When I was 16 years old, I was a pretty outgoing teen with lots of friends and a busy social calendar. I took my academics seriously and was diligent about doing homework. But I also tended to worry a lot and could cry at the drop of a hat.
Now here I am more than 50 years later, and, in many ways, I seem much the same: extraverted and conscientious, but a bit neurotic. Does that mean that my personality hasn’t changed over the last half-century?
Not necessarily. Many of us tend to think of personality as being fixed and unchangeable—the part of you that is inherently who you are. But according to a recent study, while our early personalities may provide a baseline, they are surprisingly malleable as we age.
In this study, researchers had access to unusual survey data. American adolescents had filled out questionnaires about their personalities in the 1960s and then had done so again fifty years later, reporting on personal qualities associated with the “Big Five” personality traits:
- Extraversion: How outgoing, social, cheerful, or full of energy and enthusiasm you are in social settings.
- Agreeableness: How warm, friendly, helpful, generous, and tactful you are.
- Emotional stability (or its opposite, neuroticism): How calm, content, and unflappable—versus anxious, angry, jealous, lonely, or insecure—you are.
- Conscientiousness: How organized, efficient, and committed you are to finishing projects or reaching your goals.
- Openness to experience: How curious, adventuresome, and receptive you are to new ideas, emotions, and experiences.
Some of the findings were quite provocative. Most notably, people’s personality traits did not always stay the same over the five decades, with many people showing quite dramatic changes.
“Some of the changes we saw in personality traits over the 50 years were very, very large,” says the lead author of the study, Rodica Damian of the University of Houston. “For emotional stability, conscientiousness, and agreeableness, the changes were one[s] which would be clearly visible to others.”
On the other hand, that didn’t mean that people didn’t stay true to their personality traits over time at all. Coauthor Brent Roberts of the University of Illinois at Urbana-Champaign says that much of our personality does seem to stay the same—just not as much as we might expect. For example, an extraverted teenager like me would have a 63 percent chance of still identifying as an extravert in their 60s, he says.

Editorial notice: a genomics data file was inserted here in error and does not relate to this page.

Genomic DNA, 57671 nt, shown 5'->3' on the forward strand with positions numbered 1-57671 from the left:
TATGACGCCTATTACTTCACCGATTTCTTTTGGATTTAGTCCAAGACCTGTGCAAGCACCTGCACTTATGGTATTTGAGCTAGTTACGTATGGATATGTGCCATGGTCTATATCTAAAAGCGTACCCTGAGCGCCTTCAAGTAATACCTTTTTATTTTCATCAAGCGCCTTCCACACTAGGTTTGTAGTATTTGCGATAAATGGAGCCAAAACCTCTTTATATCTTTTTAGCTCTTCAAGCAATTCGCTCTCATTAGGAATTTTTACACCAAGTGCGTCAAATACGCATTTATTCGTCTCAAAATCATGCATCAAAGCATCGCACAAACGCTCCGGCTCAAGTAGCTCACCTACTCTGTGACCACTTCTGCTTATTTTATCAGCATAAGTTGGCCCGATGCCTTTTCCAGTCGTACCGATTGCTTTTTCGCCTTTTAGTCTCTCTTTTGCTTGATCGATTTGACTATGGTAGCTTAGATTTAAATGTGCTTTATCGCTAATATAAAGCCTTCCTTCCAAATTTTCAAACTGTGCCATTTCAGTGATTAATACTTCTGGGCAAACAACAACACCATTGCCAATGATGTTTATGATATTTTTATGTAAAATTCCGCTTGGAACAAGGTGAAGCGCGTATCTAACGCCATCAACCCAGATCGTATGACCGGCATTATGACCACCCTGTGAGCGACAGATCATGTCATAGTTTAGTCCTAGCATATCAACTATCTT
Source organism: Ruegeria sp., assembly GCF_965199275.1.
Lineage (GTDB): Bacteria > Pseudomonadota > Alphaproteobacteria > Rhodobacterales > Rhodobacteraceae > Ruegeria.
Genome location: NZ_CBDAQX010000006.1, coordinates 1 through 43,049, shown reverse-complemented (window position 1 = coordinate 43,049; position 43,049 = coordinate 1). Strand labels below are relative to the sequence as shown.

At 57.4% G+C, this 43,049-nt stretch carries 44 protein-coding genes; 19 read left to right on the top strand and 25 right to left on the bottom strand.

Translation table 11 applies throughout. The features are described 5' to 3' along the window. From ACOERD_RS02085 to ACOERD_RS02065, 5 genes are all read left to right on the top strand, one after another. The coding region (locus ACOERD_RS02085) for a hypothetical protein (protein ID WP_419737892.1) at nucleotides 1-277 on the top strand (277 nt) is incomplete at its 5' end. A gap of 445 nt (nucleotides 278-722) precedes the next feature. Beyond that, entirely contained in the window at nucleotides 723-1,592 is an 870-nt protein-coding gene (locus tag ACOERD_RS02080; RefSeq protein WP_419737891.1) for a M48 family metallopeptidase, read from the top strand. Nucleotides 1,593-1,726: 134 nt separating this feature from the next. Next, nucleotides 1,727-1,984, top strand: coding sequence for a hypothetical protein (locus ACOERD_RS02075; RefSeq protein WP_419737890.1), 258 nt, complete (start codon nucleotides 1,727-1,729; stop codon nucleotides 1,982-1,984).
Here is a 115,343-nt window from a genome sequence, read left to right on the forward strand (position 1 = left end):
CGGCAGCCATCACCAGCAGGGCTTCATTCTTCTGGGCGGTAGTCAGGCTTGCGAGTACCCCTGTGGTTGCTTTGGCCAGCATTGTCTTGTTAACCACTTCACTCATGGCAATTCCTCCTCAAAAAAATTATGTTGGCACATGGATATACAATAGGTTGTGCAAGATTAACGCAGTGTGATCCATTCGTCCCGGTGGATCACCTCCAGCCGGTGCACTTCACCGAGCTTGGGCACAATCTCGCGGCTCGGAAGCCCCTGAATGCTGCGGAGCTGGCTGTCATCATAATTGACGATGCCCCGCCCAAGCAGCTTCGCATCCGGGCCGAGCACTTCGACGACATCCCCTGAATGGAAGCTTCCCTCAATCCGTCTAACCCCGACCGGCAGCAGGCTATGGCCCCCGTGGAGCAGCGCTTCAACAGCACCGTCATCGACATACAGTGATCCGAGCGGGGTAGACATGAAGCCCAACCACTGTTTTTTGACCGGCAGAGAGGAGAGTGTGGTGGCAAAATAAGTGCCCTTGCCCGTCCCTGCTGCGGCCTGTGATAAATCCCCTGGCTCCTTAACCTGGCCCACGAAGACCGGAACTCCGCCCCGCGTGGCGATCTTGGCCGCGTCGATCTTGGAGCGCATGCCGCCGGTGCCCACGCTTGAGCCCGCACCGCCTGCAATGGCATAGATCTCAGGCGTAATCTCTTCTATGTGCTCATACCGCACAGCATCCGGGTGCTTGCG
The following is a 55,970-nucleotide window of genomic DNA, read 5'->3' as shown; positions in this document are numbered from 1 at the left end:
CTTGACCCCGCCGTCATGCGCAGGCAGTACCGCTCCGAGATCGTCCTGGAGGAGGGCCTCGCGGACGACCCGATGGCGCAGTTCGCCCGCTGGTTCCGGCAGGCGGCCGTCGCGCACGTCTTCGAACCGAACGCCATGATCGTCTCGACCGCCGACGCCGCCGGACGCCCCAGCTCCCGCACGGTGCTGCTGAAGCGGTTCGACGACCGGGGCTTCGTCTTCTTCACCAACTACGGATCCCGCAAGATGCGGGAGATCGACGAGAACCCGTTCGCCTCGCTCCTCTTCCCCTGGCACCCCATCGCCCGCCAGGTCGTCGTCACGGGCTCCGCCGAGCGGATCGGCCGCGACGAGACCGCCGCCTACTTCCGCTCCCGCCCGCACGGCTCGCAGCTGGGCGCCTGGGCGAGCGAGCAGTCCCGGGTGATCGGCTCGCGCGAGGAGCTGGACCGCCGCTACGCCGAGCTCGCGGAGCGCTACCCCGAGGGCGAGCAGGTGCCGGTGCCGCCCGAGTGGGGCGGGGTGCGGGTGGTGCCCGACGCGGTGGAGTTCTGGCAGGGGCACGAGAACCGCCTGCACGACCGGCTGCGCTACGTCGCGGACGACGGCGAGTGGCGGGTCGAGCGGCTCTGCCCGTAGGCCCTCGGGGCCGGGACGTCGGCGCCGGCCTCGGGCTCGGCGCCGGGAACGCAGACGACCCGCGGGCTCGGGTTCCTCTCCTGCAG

Why does this matter? Thinking of personality as fixed could lead us to feel like we can never grow, or to dismiss people with certain qualities we don’t like, concerned that change isn’t possible when that’s not the case.
Still, we don’t simply change our personalities in random ways, explain the researchers. What seems to be more consistent over time is the relationship among all of our personality traits. This means that if someone tended to be really conscientious but a bit disagreeable or neurotic early on, they might keep that relative personality profile as they aged, even if some of their traits shifted a bit.
Additionally, the researchers found that adolescents as a group tended to move in a positive direction for particular traits—like emotional stability, conscientiousness, and agreeableness—after 50 years, suggesting a growth in social maturity.
“These attributes of social maturity are good things to acquire, if you want to get along with your spouse and coworkers and stay healthy,” Roberts says.
This finding fits well with some of Roberts’s prior research showing that people experience smaller, incremental personality changes over shorter periods of time. And it helps confirms his theory that personality change is cumulative over our lifespan, likely happens in response to our life experiences, and often leans in a positive, helpful direction.
So, apparently, our personalities are a mix of stable and unstable. Roberts advises parents and teachers to keep that in mind when they try to influence their children to be more responsible or mature. Change, when it happens, occurs gradually rather than all at once, he says, which means we need patience with kids who are growing into themselves.
“If you go into the enterprise of shaping your child’s personality, be humble in your approach…and much more forgiving,” he says.
Even the elderly, whom we might expect to be more rigid and set in their ways, can change. Therapists who work with older clients with neurotic tendencies or troubled relationships should not feel discouraged or give up, says Damian, given what research shows is possible.
Damian also argues that this research could inform people in long-term relationships. Rather than expecting someone to be the same person they were decades ago, partners would be better served by learning to value what remains constant in someone’s personality while simultaneously embracing personality shifts as they occur.
“If you married someone because they’re a fine person, they’re probably still going to be a fine person later on; so that’s reassuring,” she says. “But at the same time, it’s important to keep an eye on them to see how they’re changing, so you don’t get blindsided by the changes and grow apart.”
So, am I changing myself? I hope so—at least on some level. I like the idea of letting go of some of my neuroticism, while becoming more agreeable and conscientious as I enter my older years.
Who knows? Maybe I am the teen I used to be…only a bit more mature.